HDR Defence, Marie Tahon

Date : 23/01/2023
Heure : 14h00
Lieu : IC2, auditorium

Title : Expressive speech processing: back to interpretable systems ?

jury members:

  • Corinne FREDOUILLE, Professeure des Universités – Université d’Avignon, Reviewer
  • Damien LOLIVE, Professeur des Universités – ENSSAT/Université de Rennes 1, Reviewer
  • Emmanuel VINCENT, Directeur de Recherche – INRIA, LORIA, Reviewer
  • Yannick ESTÈVE, Professeur des Universités – Université d’Avignon
  • Anthony LARCHER, Professeur des Universités – Université du Mans
  • Sylvain MEIGNIER, Professeur des Universités – Université du Mans


Summary of the work:

Speech is a fundamental means of communication that is part of an interaction between the speaker and his/her listeners. In addition to semantic content, the speech signal embeds personal speaker characteristics such as age, gender or emotional state. The study of expressive speech is a multidisciplinary field of research ranging from the acoustic production of speech to the cognitive mechanisms used by the speaker during the interaction to express his thoughts.

Since the beginning of my research in 2009, I have been trying to precise what is called expressive speech by going back and forth between statistical or neural machine learning methods considered as black boxes that are not very interpretable but performant, and the analysis of the expressive phenomenon using acoustic and linguistic elements. My goal is to study how and in what way machine learning systems can provide knowledge on the different acoustic, cognitive and interaction mechanisms that induce the production of expressive speech. This work involves combining machine learning methods and a fine analysis of expressivity in order to determine the links between data, expert features and latent representations from the models.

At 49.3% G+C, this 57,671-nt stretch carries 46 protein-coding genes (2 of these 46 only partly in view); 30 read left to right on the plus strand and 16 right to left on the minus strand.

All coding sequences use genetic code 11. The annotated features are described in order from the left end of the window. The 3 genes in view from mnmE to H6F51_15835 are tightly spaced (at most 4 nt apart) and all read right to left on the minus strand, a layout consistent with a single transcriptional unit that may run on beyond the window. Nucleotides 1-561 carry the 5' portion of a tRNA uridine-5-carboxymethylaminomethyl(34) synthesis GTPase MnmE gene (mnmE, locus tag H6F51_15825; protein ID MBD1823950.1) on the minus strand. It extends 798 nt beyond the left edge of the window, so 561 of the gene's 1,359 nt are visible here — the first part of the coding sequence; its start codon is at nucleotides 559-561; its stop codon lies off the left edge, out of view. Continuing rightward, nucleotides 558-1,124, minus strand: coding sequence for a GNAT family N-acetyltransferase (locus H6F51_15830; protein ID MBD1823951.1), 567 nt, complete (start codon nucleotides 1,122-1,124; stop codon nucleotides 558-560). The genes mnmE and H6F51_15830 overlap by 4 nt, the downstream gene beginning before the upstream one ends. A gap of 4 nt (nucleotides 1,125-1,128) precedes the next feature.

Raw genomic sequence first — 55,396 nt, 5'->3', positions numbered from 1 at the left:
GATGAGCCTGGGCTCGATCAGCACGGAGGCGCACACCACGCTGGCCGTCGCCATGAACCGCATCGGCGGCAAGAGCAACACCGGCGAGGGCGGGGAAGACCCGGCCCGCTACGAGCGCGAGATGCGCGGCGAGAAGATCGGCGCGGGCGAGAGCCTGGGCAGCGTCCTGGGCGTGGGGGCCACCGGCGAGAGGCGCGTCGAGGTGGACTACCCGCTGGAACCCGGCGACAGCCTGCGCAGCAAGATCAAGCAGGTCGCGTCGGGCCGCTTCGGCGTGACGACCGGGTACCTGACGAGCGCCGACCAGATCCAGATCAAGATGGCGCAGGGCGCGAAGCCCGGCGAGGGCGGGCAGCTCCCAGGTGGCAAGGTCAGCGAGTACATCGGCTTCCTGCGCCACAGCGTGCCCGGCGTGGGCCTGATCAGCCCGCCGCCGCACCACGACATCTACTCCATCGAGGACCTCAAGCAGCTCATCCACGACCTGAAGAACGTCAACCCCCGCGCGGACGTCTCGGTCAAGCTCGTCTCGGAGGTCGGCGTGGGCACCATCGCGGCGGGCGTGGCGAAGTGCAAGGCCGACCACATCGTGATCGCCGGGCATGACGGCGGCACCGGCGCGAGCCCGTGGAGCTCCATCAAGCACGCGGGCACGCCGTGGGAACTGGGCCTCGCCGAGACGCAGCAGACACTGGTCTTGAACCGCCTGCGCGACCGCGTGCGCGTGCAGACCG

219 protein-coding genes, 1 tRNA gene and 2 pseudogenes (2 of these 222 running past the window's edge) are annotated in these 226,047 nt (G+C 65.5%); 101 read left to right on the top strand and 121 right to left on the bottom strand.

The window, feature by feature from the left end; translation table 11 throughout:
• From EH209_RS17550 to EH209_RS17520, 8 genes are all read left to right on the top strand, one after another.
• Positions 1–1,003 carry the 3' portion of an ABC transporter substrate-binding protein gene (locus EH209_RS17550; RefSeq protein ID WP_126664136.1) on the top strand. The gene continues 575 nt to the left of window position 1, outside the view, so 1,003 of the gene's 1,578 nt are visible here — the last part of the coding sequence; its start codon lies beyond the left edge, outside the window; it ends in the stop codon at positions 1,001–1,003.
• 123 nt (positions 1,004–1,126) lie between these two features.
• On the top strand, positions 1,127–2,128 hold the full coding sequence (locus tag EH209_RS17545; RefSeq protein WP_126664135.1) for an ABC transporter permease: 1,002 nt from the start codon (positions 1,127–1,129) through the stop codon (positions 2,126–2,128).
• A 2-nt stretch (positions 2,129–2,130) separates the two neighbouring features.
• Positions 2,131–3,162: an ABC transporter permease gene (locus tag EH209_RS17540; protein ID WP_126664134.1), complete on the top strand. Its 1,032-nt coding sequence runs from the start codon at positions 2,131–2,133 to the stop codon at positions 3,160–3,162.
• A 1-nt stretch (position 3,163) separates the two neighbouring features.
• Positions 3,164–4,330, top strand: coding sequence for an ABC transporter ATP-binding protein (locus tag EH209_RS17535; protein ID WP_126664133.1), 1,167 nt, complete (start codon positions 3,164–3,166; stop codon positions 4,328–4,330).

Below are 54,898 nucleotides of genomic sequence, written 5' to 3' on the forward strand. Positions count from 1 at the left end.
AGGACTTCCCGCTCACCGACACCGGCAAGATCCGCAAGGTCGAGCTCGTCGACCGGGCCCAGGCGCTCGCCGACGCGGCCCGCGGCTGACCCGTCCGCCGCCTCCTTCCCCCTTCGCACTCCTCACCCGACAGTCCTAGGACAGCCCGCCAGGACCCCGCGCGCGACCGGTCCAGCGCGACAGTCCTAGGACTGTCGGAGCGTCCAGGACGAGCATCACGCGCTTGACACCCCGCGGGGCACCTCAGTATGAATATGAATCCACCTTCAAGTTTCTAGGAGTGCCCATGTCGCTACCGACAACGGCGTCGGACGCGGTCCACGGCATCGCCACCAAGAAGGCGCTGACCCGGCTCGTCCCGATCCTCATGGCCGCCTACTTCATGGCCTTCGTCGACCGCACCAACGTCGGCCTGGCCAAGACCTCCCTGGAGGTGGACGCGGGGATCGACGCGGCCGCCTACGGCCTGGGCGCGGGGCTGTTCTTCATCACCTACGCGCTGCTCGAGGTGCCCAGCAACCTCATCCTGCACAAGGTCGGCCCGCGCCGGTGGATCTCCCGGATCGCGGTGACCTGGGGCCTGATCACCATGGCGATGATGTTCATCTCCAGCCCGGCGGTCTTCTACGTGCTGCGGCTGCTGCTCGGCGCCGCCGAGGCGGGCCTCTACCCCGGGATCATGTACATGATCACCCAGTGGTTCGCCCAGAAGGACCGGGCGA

My research work at LIMSI, IRISA and LIUM covers the analysis of expressive speech on several levels: audio signal segmentation (speech, silence, overlapping speech, speaker, etc.), high-level characterization (interruption, hesitations, emotion, etc.), and expressive speech signal generation. Studying both facets (analysis and synthesis) allows to finely define the expressive phenomenon by acoustic, prosodic, phonetic and linguistic characteristics, and also to validate these characteristics by signal synthesis and their perceptual evaluation. This double point of view is, in my opinion, very important to understand the oral behaviors of human beings in all their diversity and complexity.


Machine learning, Deep learning, Audio signal processing, Audio descriptors, Interpretability